In the European Union, where the stresses and strains associated with processing large numbers of migrants have already reached crisis proportions, experts predict that the annual stream of those seeking safety within its borders will triple by the end of the century due to climate-related migration. And a 2018 World Bank Group report estimates that the impacts of climate change in three of the world’s most densely populated developing regions—sub-Saharan Africa, South Asia, and Latin America—could result in the displacement and internal migration of more than 140 million people before 2050. That many people on the move could easily lead to massive political and economic strife.
President Obama formally observed the relationship between climate change, migration, and instability in a 2016 Presidential Memorandum, “Climate Change and National Security.” That memo directed federal departments and agencies “to perform certain functions to ensure that climate change-related impacts are fully considered in the development of national security doctrine, policies, and plans.” It also established a Climate and National Security Working Group, made up of representatives from the Departments of State, Defense, Homeland Security, and many others, whose purpose was to study the issue and make informed recommendations to the national security and intelligence communities.
According to Steve Trent of the Environmental Justice Foundation, an organization based in the United Kingdom that advocates for environmental causes through a human rights lens, climate change “is the unpredictable ingredient that, when added to existing social, economic, and political tensions, has the potential to ignite violence and conflict with disastrous consequences.” Policymakers and business leaders, he says, need to make it a top priority. In the United States, our own military leaders and foreign-policy experts agree, which is why they’ve worked over the years to incorporate an understanding of climate change and its geopolitical ramifications into our statecraft.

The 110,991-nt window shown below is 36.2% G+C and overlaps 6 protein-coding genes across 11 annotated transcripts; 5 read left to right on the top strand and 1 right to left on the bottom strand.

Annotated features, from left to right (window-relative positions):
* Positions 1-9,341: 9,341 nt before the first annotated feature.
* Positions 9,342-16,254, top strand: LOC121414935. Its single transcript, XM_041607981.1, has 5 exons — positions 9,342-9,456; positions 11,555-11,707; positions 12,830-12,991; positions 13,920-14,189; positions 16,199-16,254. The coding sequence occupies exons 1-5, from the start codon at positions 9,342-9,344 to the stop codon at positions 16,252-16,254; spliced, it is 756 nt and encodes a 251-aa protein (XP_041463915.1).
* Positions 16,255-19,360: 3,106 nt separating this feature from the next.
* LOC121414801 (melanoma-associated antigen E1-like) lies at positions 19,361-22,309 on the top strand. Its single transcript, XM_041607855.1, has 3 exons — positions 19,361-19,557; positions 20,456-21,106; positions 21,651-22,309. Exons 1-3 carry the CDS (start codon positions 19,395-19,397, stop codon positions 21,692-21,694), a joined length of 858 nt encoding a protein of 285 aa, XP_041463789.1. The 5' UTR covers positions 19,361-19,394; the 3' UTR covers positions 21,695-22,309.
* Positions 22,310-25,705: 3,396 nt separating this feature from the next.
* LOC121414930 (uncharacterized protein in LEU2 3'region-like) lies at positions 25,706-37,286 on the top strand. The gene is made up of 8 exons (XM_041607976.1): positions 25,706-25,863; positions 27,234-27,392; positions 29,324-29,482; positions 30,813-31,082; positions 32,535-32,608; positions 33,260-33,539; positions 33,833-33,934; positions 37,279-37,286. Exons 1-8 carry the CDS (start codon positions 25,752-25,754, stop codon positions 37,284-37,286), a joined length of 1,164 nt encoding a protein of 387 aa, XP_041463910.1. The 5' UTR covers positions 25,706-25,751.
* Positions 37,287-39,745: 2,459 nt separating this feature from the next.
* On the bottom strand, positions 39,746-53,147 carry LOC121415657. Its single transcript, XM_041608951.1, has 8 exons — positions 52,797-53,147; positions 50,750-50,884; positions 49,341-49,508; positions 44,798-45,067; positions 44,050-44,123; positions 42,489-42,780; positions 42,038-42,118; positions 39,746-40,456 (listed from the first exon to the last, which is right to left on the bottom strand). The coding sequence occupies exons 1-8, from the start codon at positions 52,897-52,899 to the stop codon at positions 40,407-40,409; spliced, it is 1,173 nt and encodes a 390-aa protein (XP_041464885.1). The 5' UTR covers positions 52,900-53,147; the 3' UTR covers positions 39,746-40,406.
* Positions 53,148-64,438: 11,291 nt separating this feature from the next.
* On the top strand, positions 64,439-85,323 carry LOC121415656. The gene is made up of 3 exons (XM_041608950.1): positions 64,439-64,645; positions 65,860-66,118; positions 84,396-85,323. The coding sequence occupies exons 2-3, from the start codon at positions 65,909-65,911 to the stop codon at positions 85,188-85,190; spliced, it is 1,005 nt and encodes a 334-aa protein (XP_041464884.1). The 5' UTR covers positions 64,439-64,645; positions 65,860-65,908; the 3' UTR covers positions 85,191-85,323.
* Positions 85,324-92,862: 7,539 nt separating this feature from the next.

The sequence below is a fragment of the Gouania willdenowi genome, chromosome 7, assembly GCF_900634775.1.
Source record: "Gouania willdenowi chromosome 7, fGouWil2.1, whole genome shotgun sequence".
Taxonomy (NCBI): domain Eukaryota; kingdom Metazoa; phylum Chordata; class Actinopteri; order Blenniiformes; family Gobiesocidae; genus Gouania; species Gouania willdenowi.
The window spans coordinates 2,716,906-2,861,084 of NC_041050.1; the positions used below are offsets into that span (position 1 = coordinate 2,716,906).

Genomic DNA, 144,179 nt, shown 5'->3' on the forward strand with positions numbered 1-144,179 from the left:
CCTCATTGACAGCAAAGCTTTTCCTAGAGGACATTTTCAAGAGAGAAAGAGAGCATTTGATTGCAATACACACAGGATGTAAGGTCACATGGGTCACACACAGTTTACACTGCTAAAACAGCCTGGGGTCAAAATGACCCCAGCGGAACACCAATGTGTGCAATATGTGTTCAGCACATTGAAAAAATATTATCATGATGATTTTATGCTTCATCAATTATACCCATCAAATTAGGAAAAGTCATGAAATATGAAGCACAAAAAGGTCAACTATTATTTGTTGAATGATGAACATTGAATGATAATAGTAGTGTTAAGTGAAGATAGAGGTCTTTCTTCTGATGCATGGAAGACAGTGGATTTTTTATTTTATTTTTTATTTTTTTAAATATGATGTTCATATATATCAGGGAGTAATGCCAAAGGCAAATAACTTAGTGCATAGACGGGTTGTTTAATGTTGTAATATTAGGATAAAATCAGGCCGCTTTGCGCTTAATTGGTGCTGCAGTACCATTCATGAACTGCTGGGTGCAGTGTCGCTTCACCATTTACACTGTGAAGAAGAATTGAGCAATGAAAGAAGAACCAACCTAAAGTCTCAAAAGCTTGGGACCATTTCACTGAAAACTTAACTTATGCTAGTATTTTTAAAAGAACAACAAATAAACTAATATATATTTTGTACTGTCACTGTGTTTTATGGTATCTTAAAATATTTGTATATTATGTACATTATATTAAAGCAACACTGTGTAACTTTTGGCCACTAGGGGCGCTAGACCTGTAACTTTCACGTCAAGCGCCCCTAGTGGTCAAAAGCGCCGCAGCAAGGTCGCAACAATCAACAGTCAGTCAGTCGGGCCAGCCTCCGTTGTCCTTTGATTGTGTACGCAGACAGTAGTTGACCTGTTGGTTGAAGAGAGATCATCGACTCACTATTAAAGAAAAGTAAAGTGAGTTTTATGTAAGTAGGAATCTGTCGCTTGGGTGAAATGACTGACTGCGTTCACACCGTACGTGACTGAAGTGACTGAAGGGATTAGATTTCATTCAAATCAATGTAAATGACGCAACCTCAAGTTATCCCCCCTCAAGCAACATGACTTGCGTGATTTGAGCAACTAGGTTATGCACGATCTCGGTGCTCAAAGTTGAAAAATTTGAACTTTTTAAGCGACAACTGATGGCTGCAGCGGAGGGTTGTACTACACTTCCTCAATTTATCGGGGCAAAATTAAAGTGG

Meanwhile, new stories continue to come out every day—in Bangladesh, in Syria, in Mexico and Central America—that confirm the worst fears of security experts and foreign aid workers and reveal the administration’s blasé attitude for what it actually is: a willful ignorance of the facts, mixed with an utter contempt for those who put facts before ideology.
The worsening impacts of climate change in these three densely populated regions of the world could see over 140 million people move within their countries’ borders by 2050, creating a looming human crisis and threatening the development process, a new World Bank Group report finds
But with concerted action – including global efforts to cut greenhouse gas emissions and robust development planning at the country level – this worst-case scenario of over 140m could be dramatically reduced, by as much as 80 percent, or more than 100 million people.